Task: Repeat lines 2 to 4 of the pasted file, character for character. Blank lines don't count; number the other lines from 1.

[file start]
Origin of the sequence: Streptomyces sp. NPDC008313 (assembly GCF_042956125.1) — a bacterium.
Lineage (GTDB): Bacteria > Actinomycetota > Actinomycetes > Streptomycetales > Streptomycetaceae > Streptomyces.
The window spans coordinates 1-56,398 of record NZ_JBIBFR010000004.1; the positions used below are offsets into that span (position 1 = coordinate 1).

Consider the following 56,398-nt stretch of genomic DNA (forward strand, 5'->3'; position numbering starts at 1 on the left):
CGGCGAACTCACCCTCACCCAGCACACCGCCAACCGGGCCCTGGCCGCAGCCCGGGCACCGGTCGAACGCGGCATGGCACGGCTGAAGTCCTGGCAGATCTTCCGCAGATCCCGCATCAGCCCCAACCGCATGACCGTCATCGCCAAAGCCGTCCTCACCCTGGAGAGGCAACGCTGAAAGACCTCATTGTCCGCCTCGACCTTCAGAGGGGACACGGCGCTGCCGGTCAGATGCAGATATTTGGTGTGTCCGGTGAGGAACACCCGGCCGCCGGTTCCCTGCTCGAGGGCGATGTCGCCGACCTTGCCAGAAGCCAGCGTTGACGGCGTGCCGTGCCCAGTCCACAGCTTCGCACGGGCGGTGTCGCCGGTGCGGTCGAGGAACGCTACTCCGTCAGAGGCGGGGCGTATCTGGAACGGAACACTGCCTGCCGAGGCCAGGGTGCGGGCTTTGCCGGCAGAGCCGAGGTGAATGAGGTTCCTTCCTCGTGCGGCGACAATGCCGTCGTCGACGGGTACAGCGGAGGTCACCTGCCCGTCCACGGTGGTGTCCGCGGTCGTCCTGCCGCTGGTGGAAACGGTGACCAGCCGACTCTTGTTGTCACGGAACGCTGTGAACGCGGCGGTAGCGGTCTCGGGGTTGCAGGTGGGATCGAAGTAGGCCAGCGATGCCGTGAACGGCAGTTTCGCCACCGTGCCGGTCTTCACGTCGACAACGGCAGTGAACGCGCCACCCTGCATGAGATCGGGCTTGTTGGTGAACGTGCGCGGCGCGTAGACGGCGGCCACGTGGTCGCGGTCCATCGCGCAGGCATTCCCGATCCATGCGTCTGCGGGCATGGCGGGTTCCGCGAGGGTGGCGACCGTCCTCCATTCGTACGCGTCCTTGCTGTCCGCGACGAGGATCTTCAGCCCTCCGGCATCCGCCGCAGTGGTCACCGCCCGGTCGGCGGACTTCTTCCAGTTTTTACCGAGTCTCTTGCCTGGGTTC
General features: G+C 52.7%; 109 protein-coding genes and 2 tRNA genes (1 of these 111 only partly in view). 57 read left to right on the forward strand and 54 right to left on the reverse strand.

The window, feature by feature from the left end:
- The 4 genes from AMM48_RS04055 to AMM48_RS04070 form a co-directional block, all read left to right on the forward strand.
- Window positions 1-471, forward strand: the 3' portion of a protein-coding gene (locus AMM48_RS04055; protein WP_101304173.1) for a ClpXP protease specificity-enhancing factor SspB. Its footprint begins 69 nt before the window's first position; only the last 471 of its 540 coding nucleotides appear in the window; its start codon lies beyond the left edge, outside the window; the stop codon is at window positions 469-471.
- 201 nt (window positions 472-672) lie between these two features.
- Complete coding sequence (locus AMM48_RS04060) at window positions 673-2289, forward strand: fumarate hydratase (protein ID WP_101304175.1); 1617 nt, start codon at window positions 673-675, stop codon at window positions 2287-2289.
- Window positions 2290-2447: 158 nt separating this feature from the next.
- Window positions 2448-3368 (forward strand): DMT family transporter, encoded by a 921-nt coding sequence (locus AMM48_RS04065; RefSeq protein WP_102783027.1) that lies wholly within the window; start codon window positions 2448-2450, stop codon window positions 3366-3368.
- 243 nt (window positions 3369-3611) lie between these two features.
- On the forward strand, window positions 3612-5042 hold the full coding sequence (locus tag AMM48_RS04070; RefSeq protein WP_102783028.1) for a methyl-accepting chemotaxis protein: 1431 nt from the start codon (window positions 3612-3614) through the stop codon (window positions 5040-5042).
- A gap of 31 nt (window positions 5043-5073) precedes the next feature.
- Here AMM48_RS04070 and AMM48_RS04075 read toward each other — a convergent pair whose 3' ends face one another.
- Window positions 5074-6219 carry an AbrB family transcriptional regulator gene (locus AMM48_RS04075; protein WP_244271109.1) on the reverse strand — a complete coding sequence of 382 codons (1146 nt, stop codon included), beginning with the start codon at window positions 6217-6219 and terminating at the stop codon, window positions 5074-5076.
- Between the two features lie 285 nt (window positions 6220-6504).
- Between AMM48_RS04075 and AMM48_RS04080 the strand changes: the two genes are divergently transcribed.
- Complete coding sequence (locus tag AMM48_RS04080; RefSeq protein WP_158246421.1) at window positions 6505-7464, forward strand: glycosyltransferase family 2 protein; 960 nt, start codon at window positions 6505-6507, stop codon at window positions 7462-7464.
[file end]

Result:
Lineage (GTDB): Bacteria > Actinomycetota > Actinomycetes > Streptomycetales > Streptomycetaceae > Streptomyces.
The window spans coordinates 1-56,398 of record NZ_JBIBFR010000004.1; the positions used below are offsets into that span (position 1 = coordinate 1).

Consider the following 56,398-nt stretch of genomic DNA (forward strand, 5'->3'; position numbering starts at 1 on the left):